In the second half of the 18th century both the Russians and the British began to penetrate into the Alaskan peninsula, an area considered a Spanish possession as Spain was credited with “discovering” the American continent.
Spain soon sent orders to “New Spain”, Mexico, to go and reassert its possession of this part of the Americas. Three expeditions left from the port of San Blas in Nayarit bound for Alaska, sailing past land that was rapidly becoming the United States.
The first expedition left in 1774, commanded by Captain Juan Peréz whose ship made it as far as the 58th parallel. The second expedition under the command of Mexican Captain Bruno de Ezete, made it to parallel 61, planting crosses as markers in 1775. The third expedition, commanded again by a Mexican Captain named Ignacio Arteaga, again sailed as far as parallel 61.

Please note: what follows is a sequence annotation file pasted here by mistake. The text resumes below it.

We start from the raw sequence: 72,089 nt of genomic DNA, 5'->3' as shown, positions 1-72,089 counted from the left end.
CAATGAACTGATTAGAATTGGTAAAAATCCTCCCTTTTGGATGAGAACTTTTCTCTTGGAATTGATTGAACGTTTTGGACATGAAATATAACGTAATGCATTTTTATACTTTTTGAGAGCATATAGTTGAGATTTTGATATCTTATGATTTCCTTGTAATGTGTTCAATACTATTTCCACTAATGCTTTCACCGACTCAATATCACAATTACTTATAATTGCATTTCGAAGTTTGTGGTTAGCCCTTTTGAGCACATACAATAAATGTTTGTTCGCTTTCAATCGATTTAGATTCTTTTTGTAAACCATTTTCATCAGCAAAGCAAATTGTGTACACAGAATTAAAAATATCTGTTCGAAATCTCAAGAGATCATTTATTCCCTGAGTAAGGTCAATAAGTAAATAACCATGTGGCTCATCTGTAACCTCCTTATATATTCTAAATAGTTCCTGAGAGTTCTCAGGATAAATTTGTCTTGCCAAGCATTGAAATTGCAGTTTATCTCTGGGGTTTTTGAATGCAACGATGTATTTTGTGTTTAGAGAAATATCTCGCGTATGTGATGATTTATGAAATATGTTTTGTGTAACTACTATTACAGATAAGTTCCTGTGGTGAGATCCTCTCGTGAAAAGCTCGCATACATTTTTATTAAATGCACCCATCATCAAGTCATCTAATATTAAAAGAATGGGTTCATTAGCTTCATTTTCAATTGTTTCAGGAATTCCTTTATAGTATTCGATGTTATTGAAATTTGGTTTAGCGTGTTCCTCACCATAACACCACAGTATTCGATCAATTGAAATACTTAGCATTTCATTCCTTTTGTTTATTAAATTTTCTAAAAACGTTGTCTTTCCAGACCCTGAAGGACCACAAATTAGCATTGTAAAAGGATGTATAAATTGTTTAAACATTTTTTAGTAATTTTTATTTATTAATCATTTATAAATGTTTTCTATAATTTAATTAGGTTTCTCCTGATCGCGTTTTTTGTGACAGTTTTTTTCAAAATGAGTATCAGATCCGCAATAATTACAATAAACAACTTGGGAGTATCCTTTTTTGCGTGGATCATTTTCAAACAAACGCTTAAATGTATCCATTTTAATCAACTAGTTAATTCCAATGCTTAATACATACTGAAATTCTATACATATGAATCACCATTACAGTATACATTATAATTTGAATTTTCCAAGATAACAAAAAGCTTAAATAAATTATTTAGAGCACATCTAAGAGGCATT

Missionaries accompanied all of the expeditions, who evangelized to the native peoples and made scientific observations.
Mexican expeditions to Alaska resumed in 1788 because the Russians were making explorative forays deeper inland. Three well-planned Mexican expeditions in 1788, 1790 and 1792 were conducted from the schooner “La Mexicana” under Captains who once again claimed the territory for Spain. In reclaiming the territory, they ended up capturing a handful of British and North American seamen, as well as native people within their political boundaries. They engaged in little action against them, as most were native peoples who migrated to the area for its more hospitable weather.
This Did you Know provided by Teresa Kendrick.